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A tension ring will undergo a work hardening process
Tension settings have become extremely popular over the last couple of
years due to the chic, modern look of them. But lately there has been a
backlash of individuals who dont think tension settings quite make the
grade for securing the two-months salary that sits in them.
Gutwein of Excel Diamonds, an online diamond retailer, says the company
does not sell diamond tension settings. A recent thread on
diamondvues.com quoted him as saying, it [the tension setting] will not
(and cannot) protect the integrity of your diamond the same way that a
4/6 prong setting will. Many experts say that this type of ring does not
give adequate protection to your diamond, especially if it is bumped or
banged against a hard enough surface.
Others in the industry
disagree they say that a tension setting is actually stronger than a
prong setting so the stone will actually be more secure. In tension
settings, the whole ring holds the stone, doing away with prongs,
channels, bezels, or other enclosures. Advocates of tension settings
compare a stone being held in place by the ring itself, to a stone being
held in place by a claw just a fortieth of an inch high strength fastener thick (in prong settings).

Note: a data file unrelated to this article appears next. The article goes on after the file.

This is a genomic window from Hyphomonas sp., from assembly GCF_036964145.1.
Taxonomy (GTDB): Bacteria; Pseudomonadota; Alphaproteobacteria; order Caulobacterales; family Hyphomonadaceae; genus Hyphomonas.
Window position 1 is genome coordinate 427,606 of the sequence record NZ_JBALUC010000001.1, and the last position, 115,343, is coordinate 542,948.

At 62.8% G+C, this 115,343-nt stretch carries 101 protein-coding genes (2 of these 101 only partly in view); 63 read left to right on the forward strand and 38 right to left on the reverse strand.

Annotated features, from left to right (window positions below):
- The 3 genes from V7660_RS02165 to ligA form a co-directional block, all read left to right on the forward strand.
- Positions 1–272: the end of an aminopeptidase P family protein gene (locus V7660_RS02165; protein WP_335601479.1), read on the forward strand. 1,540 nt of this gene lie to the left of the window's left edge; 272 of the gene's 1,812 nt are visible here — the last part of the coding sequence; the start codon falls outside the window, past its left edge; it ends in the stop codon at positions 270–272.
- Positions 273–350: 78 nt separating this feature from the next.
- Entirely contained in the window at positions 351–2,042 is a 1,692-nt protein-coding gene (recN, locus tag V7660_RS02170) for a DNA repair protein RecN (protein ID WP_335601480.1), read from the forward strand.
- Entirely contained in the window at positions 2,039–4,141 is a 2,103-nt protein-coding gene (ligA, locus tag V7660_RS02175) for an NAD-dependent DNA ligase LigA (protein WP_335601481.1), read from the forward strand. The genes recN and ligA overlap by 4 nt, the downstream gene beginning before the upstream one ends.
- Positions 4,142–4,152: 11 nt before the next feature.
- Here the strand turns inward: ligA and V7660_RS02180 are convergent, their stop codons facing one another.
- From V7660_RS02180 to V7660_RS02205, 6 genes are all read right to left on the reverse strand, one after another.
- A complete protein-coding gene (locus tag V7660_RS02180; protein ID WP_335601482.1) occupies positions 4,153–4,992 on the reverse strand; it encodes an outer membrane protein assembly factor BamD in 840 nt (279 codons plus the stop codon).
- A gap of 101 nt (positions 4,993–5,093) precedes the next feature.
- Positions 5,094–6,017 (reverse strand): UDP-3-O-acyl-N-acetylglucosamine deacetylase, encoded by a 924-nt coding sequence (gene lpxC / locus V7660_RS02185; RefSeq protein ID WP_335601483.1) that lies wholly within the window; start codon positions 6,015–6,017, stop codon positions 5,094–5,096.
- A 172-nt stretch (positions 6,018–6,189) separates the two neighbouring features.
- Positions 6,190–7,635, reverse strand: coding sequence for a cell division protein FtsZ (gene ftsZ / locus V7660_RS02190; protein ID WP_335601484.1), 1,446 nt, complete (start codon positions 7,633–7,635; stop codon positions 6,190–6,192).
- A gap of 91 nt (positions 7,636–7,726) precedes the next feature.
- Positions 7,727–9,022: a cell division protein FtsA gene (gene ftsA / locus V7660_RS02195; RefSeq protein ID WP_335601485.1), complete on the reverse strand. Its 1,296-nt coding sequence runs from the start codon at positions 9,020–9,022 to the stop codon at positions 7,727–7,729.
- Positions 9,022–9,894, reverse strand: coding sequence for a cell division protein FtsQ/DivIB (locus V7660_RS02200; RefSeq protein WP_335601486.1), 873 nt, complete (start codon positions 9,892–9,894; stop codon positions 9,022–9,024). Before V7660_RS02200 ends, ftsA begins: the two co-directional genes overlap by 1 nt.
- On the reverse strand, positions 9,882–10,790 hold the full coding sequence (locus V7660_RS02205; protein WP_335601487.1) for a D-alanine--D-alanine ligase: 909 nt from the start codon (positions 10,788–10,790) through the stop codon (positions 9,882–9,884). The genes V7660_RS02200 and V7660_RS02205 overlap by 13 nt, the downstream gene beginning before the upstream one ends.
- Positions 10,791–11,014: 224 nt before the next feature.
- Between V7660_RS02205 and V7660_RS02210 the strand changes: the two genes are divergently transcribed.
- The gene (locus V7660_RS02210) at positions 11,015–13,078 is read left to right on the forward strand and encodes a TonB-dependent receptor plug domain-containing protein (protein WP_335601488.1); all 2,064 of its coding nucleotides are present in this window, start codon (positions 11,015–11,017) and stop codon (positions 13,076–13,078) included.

how exactly does tension setting work? A tension ring will undergo a
work hardening process, which includes special alloying, hardening, and
pressure treatment to ensure super strength. threaded rod 3d printer
This process gives the metal a springiness that actually grips and
holds onto the diamond. Each end of the metal is then given a groove
called the seat into which the girdle of the diamond fits. The rings
are made with two to three times more metal than traditional rings
because the more metal, the stronger it will be. (This also accounts for
the higher price tag in tension set rings.)
Jim Schultz, owner
of Jamesallen.com, a professional online jeweler, has worn a tension set
wedding ring for years. He says he is not worried at all about the
structural integrity of his ring because his diamond is well protected
by the design. JamesAllen displays close to 40 different tension set
designs on its website, which Schultz says are some of his most popular
rings. He says the common fear of tension settings should not be that
the stone will fall out, but that too much of the girdle will be
exposed, making it easier to damage. For this very reason, every diamond
should be insured, regardless of the mounting, says Schultz.
whether you chose a classic prong or a trendy tension setting, think
about the past and the future. Make sure the ring has been made strong
by a good design and that it has insurance to withstand lifes whoops.
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